1773 ENGLISH POETRY 1579-1830: SPENSER AND THE TRADITION

Sir Richard Fanshawe

Richard Fenton, in "To Mr. Mickle" Fenton, Poems (1773) 48-50.



Long had the Muses mark'd th' advancing gloom
Of Gothic night, and fear'd the LUSIAD'S doom.
But fate forbade, and thou wer't sent to save
The wreck just whelm'd beneath oblivion's wave.
'Till now obscure the beauteous work had lain,
Like the new world, ere Gama dar'd the main;
Or, if e'er touch'd on, only known in part,
But faintly shadow'd out in Fanshaw's chart.
Unhappy Fanshaw! whose ill-favour'd rhimes
Had caught the aukward spirit of the times;
Whose ev'ry number with its neighbour jars,
As if the Muses dealt in Civil Wars.
Ill-fated poet! destin'd to an age
Of bigot jargon, and of factious rage;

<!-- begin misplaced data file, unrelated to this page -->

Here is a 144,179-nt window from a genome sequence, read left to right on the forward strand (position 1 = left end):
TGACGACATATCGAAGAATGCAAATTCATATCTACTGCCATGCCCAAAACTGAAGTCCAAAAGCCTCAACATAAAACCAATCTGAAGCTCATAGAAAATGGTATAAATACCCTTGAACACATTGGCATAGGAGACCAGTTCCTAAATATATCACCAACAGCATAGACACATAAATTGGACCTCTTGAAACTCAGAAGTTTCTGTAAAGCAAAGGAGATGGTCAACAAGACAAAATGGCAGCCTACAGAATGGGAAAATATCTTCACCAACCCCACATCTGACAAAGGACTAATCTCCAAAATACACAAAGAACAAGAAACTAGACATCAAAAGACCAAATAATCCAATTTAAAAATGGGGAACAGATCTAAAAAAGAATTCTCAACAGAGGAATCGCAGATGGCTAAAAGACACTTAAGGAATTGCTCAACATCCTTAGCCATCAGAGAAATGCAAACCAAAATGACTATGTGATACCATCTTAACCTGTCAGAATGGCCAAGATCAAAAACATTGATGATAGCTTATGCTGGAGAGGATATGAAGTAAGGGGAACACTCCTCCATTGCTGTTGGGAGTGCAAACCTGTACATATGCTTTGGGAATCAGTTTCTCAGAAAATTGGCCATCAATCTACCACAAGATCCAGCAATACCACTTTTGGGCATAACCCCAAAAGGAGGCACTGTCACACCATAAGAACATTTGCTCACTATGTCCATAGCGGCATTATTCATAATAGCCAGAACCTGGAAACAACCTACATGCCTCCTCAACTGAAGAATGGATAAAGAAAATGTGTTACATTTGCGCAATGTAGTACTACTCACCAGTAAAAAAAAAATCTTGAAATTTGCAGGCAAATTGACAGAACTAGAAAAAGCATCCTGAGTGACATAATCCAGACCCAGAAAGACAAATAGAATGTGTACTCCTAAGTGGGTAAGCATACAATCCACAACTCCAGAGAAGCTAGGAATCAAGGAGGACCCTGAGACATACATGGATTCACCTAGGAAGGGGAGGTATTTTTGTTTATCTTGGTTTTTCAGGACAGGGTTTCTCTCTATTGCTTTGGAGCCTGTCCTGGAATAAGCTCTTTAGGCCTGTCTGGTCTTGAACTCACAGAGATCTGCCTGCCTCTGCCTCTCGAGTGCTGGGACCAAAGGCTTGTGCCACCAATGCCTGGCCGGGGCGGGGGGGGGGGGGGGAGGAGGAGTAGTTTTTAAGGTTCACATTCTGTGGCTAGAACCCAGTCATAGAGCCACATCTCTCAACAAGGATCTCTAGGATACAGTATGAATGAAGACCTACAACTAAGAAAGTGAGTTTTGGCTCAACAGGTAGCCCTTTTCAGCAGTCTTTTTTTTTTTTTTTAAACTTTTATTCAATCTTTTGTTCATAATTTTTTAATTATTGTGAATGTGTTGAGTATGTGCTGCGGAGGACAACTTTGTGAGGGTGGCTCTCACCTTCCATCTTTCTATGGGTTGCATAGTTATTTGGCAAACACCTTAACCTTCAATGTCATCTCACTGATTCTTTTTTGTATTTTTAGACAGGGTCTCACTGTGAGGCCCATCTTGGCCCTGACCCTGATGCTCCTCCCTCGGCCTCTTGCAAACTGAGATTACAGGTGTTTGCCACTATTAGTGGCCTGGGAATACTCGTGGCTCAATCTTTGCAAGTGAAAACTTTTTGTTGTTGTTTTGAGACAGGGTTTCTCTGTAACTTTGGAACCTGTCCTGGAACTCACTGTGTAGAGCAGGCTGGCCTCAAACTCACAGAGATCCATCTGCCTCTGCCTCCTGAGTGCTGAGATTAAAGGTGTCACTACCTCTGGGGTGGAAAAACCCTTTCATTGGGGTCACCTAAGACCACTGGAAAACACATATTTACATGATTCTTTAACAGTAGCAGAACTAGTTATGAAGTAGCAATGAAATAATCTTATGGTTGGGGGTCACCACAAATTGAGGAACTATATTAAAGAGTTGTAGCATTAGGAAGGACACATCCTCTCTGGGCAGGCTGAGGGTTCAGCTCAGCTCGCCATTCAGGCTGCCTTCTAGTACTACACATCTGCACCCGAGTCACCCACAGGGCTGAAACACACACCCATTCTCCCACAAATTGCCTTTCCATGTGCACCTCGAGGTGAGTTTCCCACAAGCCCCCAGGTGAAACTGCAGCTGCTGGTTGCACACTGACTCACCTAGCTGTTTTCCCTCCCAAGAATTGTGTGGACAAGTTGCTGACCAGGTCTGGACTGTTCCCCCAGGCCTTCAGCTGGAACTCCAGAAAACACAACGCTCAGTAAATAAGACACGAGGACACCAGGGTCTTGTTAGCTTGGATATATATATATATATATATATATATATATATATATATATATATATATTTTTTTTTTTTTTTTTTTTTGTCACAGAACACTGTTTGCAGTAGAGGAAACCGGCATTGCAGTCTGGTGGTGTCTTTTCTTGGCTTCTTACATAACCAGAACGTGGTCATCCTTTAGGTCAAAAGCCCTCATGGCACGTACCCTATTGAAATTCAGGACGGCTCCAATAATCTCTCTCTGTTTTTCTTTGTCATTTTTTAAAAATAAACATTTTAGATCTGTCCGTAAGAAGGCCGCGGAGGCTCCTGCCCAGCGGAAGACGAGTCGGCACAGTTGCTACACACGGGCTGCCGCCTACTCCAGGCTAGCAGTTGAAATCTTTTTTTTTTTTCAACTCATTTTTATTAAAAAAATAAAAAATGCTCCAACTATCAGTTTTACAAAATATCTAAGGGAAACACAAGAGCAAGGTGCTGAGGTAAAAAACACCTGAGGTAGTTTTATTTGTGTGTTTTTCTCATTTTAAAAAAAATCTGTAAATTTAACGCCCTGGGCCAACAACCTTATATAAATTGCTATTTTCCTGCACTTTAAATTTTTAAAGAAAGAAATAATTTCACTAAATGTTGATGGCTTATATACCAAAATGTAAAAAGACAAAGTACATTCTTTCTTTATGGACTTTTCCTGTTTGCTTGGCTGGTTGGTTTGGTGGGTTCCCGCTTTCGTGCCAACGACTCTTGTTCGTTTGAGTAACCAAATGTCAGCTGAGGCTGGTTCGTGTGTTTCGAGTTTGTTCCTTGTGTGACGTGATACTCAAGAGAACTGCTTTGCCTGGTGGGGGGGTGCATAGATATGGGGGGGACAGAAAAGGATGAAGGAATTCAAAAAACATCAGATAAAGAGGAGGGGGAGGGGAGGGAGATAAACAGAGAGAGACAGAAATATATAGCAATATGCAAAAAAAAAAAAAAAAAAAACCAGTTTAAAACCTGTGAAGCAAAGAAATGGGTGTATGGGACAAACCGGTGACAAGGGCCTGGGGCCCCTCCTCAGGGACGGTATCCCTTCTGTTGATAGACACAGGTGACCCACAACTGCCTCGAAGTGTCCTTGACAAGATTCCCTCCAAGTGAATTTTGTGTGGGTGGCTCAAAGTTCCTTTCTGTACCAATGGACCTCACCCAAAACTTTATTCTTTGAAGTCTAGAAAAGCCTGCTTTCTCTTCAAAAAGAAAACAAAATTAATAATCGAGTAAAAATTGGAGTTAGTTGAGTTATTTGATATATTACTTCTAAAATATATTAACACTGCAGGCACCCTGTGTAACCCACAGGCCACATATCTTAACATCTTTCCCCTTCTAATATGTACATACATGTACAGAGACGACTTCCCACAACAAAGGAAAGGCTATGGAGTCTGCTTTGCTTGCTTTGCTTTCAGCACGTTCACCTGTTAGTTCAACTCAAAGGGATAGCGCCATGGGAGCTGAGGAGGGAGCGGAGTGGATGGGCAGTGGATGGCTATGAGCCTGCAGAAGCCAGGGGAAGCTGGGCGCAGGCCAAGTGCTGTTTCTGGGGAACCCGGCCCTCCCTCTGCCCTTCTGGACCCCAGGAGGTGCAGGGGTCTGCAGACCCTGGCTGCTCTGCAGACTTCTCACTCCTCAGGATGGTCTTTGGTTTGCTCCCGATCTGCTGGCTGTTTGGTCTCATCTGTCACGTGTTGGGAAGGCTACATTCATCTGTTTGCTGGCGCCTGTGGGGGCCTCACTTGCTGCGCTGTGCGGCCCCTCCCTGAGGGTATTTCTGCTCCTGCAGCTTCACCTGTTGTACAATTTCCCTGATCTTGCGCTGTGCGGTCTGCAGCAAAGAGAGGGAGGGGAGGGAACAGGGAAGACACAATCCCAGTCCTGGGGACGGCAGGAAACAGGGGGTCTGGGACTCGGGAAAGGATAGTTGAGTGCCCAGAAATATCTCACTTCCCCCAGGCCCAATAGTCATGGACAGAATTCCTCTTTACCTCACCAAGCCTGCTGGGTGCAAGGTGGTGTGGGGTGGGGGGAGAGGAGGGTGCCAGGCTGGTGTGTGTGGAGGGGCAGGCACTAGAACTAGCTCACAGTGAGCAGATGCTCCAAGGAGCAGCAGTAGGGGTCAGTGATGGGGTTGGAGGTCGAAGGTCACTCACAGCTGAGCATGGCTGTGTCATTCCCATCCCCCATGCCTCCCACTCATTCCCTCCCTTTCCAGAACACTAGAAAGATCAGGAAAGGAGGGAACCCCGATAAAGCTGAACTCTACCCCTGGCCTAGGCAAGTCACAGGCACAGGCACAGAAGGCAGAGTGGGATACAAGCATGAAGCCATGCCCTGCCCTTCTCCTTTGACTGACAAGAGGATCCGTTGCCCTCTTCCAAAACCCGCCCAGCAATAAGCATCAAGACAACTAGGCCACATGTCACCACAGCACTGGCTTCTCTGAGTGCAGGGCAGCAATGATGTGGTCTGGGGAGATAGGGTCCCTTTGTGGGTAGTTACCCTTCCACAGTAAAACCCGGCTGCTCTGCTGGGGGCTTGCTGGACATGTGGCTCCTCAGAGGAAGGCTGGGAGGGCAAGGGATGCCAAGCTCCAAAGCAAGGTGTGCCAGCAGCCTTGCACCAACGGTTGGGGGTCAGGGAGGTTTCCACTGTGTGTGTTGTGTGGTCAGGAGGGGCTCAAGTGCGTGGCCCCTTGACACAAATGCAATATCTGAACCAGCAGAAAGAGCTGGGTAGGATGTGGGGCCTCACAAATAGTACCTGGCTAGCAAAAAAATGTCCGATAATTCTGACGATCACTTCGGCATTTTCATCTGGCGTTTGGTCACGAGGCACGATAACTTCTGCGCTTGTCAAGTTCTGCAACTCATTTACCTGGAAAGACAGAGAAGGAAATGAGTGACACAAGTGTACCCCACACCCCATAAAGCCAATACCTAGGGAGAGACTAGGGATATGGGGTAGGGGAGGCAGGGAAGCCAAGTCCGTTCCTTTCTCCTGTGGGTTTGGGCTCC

When ev'ry page with quibble was o'er-run,
And sense tormented writh'd itself to pun.
When persecuted science stood aghast,
And arts, for want of patrons, breath'd their last;
And ev'ry other trade but that of blood,
In famish'd tortures gasp'd in vain for food.
That, and but that alone, luxurious far'd,
Nor more than monarch, than the subject spar'd.
And would the Muse not desert a land,
By crimes of such notorious hue profan'd?
Yes, heav'n descended, they forbore to stay,
And to the realms of peace re-trac'd their way.
Then let this prospect vindicate his lays,
Nor spleen abridge him of his share of praise;
Unenvy'd let him claim the first design
Which sketch'd the situation of the mine:
To thee 'twas left the treasures to explore,
And give a sterling impress to the ore;
That current it might pass through ev'ry clime,
And bear its value to remotest time.